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Closing Duplicate Tabs With AppleScript

·745 words·4 mins·
AppleScript Hammerspoon
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"tab can" by lokate366 is licensed under CC BY-SA 2.0


I have a browser tab problem. I open a lot of tabs in Chrome. I’m not great about closing them. To help me with my tab problem, I use Clutter Free. It prevents duplicate tabs from being opened. This works really well, but I can’t use this extension at $work.

At $work, I’m in an environment where I can only install Chrome extensions which have been approved by the org administrator. I could ask to get a new extension approved. It’s not a particularly onerous process, but I wondered if I could just script something to run on my Mac. That would allow me to solve the problem without a 3rd party Chrome extension.

In the past, I have copy/pasted AppleScript, but I don’t think I’ve ever written any from scratch. Maybe say "You look marvelous". That’s probably the extent of it.

I did, however, know that AppleScript can cycle through tabs. So, I came up with a plan to write some AppleScript that could cycle through all of the Chrome tabs on my Mac and close the duplicates. This solution doesn’t prevent duplicates from being opened, but it does close them after the fact and that mostly gets me to the same place.

I came up with the following:


say "starting tab cleanup"
set urls to {}

tell application "Google Chrome"

    repeat with theWindow in every window
        set toClose to {}
        set tabIndex to 1
        repeat with theTab in every tab of theWindow
            set tabIsDuplicate to false
            repeat with seen in urls
                if (seen as string = URL of theTab as string) then
                    copy tabIndex to the end of toClose
                    set tabIsDuplicate to true
                    exit repeat
                end if
            end repeat
            set tabIndex to tabIndex + 1

            if tabIsDuplicate is not true then
                copy URL of theTab as string to the end of urls
            end if

        end repeat

        set closing to reverse of toClose

        repeat with closeIndex in closing
            close tab closeIndex of theWindow
        end repeat
        set numberOfClosed to count of closing
        if numberOfClosed > 0 then
            say numberOfClosed
            say "tabs closed"
        end if
    end repeat
end tell
say "finished tab cleanup"

This brings Chrome to the forefront and cycles through each open Chrome window. For each window, it cycles through every tab. If the tab’s URL has already been seen, the script stores the tab number in a list of tabs we will need to close. Once all tabs in a window have been checked, we reverse the list of tab numbers that contain duplicate URLs and close them one by one. Then we move on to the next window and continue the process, until we run out of open windows.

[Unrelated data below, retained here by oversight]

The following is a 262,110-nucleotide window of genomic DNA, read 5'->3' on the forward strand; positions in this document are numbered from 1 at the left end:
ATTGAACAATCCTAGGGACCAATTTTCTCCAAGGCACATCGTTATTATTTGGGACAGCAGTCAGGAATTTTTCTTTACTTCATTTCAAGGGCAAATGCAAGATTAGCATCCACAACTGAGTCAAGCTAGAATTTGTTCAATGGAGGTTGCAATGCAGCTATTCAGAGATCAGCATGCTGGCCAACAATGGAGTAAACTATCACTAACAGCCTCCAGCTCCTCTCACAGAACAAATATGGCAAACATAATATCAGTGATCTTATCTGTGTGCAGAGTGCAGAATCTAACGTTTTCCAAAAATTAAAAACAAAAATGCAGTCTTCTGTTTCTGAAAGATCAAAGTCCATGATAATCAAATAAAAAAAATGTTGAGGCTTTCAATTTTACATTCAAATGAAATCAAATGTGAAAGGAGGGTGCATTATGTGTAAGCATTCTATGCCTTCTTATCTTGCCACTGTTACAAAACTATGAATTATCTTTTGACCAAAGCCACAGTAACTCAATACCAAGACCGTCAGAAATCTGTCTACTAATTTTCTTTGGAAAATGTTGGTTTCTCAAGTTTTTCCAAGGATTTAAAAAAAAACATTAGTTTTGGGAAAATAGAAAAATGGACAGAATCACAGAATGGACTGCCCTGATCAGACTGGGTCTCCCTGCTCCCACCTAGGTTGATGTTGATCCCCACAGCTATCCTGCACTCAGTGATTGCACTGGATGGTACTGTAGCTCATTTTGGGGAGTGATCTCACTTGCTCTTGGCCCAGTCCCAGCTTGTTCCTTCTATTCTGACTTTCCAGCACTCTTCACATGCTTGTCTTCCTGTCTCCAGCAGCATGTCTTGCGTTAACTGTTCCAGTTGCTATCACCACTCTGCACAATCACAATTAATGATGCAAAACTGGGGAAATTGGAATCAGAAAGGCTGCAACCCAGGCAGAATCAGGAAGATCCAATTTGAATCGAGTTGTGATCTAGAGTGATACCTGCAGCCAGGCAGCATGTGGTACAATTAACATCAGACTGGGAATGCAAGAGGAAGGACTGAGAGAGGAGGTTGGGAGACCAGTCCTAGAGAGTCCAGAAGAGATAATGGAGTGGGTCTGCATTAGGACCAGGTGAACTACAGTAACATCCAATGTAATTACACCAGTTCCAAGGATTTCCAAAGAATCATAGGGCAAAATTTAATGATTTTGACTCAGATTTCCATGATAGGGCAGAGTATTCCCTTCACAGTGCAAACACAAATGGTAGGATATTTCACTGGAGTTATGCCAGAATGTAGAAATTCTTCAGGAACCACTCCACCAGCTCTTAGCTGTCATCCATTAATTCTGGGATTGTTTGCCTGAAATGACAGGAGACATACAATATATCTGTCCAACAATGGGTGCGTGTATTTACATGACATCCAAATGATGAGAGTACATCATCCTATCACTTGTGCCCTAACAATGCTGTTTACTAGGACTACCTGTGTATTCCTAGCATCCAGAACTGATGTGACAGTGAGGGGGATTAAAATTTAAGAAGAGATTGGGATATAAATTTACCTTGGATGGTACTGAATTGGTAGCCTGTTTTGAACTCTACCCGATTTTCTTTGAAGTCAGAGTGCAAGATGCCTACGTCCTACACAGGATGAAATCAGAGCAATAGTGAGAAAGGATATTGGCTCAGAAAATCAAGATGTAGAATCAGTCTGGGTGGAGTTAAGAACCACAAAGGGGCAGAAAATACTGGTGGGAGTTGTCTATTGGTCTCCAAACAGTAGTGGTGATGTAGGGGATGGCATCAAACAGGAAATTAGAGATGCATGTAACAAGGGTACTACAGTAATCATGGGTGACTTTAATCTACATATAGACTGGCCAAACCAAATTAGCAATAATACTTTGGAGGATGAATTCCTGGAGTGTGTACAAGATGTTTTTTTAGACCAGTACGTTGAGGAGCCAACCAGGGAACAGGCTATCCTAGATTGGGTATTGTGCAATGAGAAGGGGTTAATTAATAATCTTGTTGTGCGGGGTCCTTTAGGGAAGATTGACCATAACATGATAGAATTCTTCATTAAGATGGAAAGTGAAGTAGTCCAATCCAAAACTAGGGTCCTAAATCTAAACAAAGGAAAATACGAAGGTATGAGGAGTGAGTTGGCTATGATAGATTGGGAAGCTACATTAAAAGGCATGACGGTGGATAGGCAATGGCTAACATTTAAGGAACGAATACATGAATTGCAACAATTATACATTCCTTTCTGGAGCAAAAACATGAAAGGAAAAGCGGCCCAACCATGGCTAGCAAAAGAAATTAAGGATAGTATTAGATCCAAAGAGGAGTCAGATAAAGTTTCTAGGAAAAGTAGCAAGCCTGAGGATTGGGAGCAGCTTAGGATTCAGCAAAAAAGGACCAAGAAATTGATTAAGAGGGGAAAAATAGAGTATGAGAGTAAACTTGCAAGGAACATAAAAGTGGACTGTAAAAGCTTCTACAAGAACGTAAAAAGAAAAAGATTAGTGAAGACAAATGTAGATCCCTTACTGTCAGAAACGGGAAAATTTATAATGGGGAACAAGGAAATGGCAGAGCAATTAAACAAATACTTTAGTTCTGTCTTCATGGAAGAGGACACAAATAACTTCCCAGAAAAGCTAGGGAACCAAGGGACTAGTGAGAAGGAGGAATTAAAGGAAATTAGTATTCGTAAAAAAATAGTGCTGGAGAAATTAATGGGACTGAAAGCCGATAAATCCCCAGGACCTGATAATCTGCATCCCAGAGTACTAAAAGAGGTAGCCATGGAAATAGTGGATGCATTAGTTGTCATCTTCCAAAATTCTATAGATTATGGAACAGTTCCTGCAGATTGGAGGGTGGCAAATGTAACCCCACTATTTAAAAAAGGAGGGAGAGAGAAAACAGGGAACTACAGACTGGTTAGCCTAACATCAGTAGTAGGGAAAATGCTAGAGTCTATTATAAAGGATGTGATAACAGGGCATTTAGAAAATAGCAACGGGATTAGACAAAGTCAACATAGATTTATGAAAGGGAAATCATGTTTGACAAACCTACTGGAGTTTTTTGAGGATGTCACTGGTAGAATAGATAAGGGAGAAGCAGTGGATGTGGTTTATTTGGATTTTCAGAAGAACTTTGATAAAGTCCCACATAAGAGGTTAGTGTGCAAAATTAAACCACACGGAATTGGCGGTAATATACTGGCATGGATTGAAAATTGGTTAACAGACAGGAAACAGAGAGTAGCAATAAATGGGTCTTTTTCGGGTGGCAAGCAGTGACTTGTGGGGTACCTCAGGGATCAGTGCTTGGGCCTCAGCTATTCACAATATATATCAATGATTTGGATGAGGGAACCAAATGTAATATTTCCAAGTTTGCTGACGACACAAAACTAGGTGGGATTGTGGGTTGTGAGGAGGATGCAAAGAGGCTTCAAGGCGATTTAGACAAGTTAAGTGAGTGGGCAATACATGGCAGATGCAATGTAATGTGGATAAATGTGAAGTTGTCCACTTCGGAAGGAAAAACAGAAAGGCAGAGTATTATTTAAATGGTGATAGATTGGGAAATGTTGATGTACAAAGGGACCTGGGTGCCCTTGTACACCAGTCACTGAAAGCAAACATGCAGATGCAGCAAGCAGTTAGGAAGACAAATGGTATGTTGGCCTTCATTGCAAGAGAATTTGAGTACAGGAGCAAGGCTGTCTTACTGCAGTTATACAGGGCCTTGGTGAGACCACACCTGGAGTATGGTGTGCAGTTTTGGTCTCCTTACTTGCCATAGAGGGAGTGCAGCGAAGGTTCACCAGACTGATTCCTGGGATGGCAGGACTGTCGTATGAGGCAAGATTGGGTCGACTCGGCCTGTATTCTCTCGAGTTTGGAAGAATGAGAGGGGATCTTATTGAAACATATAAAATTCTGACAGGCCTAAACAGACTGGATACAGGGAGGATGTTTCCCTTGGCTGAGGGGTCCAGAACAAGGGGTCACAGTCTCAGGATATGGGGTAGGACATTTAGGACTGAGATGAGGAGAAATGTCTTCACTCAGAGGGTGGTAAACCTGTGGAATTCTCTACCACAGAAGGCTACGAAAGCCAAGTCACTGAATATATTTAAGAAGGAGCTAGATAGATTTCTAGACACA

You may ask yourself why we need to reverse the list of tab numbers before we close them? We do this because it makes it easier to avoid off-by-one errors. Let’s assume we need to close tabs 3, 5 and 7. Once we close tab 3, tabs 5 and 7 become tabs 4 and 6. We could handle this by decrementing those numbers, but if we just take the list in reverse this will never happen. For instance, with the 3, 5 and 7 scenario, when tab 7 has been closed, tabs 3 and 5 remain in the same position, so there is less state to keep track of.

Caveat Emptor

The script above will close tabs with extreme prejudice. So, if you’re doing something important in a duplicate tab or you wanted to close the first tab rather than the second, you’re out of luck. This suits my workflow fine, but maybe not yours.

Getting the Script

You can copy/paste the script directly from this post or download it from my dot files repo. It can be run directly at the command line. You can also run it via the Script Editor app, which comes with macOS. That’s handy for debugging.


As a satisfied Hammerspoon user, I’ve added this script to my Hammerspoon config. That means I can now run my tab cleanup with a keyboard shortcut. In my case that’s caps lock + a. I won’t get into Hammerspoon configuration today, but my config file is on GitHub and large parts of it were stolen directly from Mark Fowler. It may be helpful to point out that I’m using Karabiner Elements to map caps lock to command+control+option+shift. That config is also on GitHub.


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